Bonn III: Anyone Remember Environmental Integrity?

14 August 2009

From where ECO sits, Annex I nations seem increasingly committed to wiping countries off the face of the map. Their obstinate refusal to reduce emissions in line with a finite global emissions budget threatens the very survival of a number of countries, through sea level rise, or through impacts that will make them uninhabitable.
The compilation of pledged reductions for Annex I countries, presented by Micronesia on Wednesday’s KP numbers session, so far adds up to an aggregate reduction by 2020 of -16% at best, and possibly as low as -10%, on 1990 levels. This is only a third to a quarter of what is needed for a number of nations to have a chance of simply surviving the fossil age.Even based on estimates prepared by the Secretariat, pledges only add up to 13-21% cuts on 1990 levels by 2020 – and these don’t include the weak proposed US targets, which would further drag down the total. What’s more, these figures are actually worse than the dismal estimates provided by the Secretariat in June. It seems some countries aren’t worried at all – Japan for example told negotiators that they shouldn’t think failing to reach the 25-40% range is wrong.

India has told Canada to do some soul-searching: ECO thinks all developed countries should do a great deal of soul-searching. Have they thought about the temperature rises their targets imply? Do they delude themselves that they will be immune from the consequences? Do they want to see global warming spiral out of control as the Amazon dies back and the Siberian permafrost thaws? Are they happy with the idea of a 4 or 5 degree warmer world – one perhaps unable to support a mere 1 billion people? Russia is clearly untroubled: when asked for its peak emissions date, Russia replied “that’s a very good question.” ECO wouldn’t mind an answer.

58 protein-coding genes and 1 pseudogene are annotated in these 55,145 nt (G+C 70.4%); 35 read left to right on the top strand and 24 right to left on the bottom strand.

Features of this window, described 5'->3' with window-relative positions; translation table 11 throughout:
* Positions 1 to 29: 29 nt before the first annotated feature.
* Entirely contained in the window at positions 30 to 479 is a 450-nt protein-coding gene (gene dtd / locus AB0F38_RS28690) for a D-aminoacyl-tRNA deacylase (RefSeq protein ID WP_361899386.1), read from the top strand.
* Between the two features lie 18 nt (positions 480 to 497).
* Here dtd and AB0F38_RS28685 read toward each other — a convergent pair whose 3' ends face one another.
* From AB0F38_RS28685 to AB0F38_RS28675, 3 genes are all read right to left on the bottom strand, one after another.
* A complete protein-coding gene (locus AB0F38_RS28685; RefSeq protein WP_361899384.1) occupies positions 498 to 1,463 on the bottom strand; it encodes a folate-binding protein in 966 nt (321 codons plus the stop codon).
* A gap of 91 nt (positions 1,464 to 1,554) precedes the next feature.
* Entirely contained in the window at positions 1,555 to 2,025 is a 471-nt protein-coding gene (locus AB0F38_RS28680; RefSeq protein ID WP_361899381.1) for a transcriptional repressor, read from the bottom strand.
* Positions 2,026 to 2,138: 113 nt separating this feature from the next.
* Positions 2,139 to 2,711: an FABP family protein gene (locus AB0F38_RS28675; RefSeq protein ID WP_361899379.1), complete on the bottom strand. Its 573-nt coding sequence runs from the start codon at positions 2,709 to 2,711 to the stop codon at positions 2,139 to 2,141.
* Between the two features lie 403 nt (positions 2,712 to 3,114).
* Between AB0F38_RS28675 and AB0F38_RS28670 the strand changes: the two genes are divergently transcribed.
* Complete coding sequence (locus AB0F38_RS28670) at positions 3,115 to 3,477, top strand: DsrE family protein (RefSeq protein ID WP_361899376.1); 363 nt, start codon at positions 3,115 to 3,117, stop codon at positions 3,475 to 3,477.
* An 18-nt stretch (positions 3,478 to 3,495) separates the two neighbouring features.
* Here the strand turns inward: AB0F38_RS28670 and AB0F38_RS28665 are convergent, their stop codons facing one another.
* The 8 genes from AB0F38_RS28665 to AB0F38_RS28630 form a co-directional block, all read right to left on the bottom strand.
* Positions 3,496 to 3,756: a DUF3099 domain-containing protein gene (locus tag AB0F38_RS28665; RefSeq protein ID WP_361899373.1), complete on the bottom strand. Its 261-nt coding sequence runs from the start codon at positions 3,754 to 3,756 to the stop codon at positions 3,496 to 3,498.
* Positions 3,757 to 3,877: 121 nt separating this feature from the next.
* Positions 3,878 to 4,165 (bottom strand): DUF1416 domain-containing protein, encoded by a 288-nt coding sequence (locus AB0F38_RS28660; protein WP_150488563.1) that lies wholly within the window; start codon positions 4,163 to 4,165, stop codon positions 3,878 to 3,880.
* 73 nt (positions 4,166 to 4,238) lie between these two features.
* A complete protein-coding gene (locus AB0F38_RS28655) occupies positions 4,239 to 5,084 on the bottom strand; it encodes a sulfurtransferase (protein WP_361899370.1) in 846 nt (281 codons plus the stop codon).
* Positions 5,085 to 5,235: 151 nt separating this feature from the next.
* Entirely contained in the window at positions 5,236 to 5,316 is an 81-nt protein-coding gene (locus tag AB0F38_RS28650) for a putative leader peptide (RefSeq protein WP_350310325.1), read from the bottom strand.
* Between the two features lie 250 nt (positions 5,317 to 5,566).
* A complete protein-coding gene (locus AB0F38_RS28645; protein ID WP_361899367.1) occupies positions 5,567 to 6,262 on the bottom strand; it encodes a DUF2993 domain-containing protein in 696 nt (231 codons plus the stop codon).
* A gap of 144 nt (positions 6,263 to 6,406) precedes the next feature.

Current aggregate pledges don’t even scrape the bottom end of the IPCC’s 25-40% range on 1990 levels by 2020 for developed countries, let alone the more than 40% cuts on 1990 by 2020, which, along with the small matter of $100bn per year of public mitigation finance for developing countries, is needed to be reasonably confident of keeping global warming well below 2 degrees.
And Annex I countries don’t actually intend to reduce their domestic emissions even on the scale they have so far proposed, but rather to offset much of this effort through CDM and novel mechanisms, and to hide emissions through dodgy LULUCF rules. New Zealand told the KP that they wanted access to every kind of offset. This sends a message to developing countries that low carbon development is a contradiction in terms, too costly even for rich countries. Is that really the message they want to send?
Of course rich countries will cry poor and say that deeper cuts just aren’t economically feasible. But we all know this is nonsense. For Australia – one of the most carbon intensive economies in the world – the government’s own modelling showed that their top 2020 target of 24% below 1990 levels would only shave about 0.1 percentage points off their real per capita growth. So Australians would have to wait until about 2054 to be as rich as they would have been in 2050. But bear in mind that in this scenario the average Australian would still be more than one and a half times richer than they are today. Other less carbon-intensive economies would find it even easier to make changes. Developing countries are entitled to ask why the rich countries won’t take the need for deep cuts seriously. Rich countries get richer while poor countries drown.

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